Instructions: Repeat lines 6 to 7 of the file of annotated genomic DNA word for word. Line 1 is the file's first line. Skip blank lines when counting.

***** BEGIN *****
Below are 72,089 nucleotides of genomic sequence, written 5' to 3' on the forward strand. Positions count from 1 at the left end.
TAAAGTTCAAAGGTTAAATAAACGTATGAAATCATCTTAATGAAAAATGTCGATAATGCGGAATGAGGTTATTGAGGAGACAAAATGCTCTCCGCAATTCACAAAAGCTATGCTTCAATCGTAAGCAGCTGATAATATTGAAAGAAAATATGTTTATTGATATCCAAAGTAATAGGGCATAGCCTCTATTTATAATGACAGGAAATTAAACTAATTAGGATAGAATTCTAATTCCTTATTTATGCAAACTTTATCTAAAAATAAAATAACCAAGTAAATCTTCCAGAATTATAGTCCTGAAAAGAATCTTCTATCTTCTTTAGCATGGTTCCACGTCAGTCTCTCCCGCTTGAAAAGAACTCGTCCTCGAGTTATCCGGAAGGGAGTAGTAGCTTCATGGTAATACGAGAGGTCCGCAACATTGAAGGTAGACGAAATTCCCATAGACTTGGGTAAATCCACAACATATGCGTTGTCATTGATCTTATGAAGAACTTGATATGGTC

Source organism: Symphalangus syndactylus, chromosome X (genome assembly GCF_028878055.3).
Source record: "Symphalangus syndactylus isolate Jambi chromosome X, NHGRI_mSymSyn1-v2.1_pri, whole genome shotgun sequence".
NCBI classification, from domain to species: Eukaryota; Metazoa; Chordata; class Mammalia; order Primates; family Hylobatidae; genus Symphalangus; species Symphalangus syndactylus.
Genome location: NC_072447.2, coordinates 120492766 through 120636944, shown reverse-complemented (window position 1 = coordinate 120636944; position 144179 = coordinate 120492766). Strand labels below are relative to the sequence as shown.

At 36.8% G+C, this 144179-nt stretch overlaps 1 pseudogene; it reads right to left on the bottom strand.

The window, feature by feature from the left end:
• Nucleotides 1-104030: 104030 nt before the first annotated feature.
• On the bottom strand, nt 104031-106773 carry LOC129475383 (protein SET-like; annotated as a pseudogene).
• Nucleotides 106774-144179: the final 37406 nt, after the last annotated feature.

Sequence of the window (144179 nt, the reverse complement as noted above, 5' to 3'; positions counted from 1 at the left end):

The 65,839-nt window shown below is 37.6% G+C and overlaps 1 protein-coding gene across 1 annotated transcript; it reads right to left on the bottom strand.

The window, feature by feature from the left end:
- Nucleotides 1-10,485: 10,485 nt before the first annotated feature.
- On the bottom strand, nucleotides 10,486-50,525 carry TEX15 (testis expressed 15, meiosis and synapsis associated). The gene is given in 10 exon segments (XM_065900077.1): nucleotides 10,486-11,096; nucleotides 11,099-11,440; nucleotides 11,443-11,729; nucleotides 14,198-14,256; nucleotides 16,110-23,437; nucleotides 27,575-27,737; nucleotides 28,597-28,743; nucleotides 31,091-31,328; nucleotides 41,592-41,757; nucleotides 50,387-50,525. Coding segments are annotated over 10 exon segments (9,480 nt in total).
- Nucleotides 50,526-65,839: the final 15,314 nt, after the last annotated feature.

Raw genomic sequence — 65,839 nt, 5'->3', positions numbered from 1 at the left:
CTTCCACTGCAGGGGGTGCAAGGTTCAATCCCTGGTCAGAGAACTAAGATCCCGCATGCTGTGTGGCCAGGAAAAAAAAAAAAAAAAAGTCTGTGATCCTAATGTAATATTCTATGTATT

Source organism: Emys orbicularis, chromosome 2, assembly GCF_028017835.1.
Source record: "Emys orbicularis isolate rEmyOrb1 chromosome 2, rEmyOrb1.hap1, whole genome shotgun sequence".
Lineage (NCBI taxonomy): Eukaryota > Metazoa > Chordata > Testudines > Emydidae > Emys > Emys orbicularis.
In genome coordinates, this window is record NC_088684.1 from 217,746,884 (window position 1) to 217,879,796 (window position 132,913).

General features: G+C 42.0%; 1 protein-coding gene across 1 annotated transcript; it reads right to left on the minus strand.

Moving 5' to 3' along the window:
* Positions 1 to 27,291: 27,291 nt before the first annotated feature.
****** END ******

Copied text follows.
Genome location: NC_072447.2, coordinates 120492766 through 120636944, shown reverse-complemented (window position 1 = coordinate 120636944; position 144179 = coordinate 120492766). Strand labels below are relative to the sequence as shown.

At 36.8% G+C, this 144179-nt stretch overlaps 1 pseudogene; it reads right to left on the bottom strand.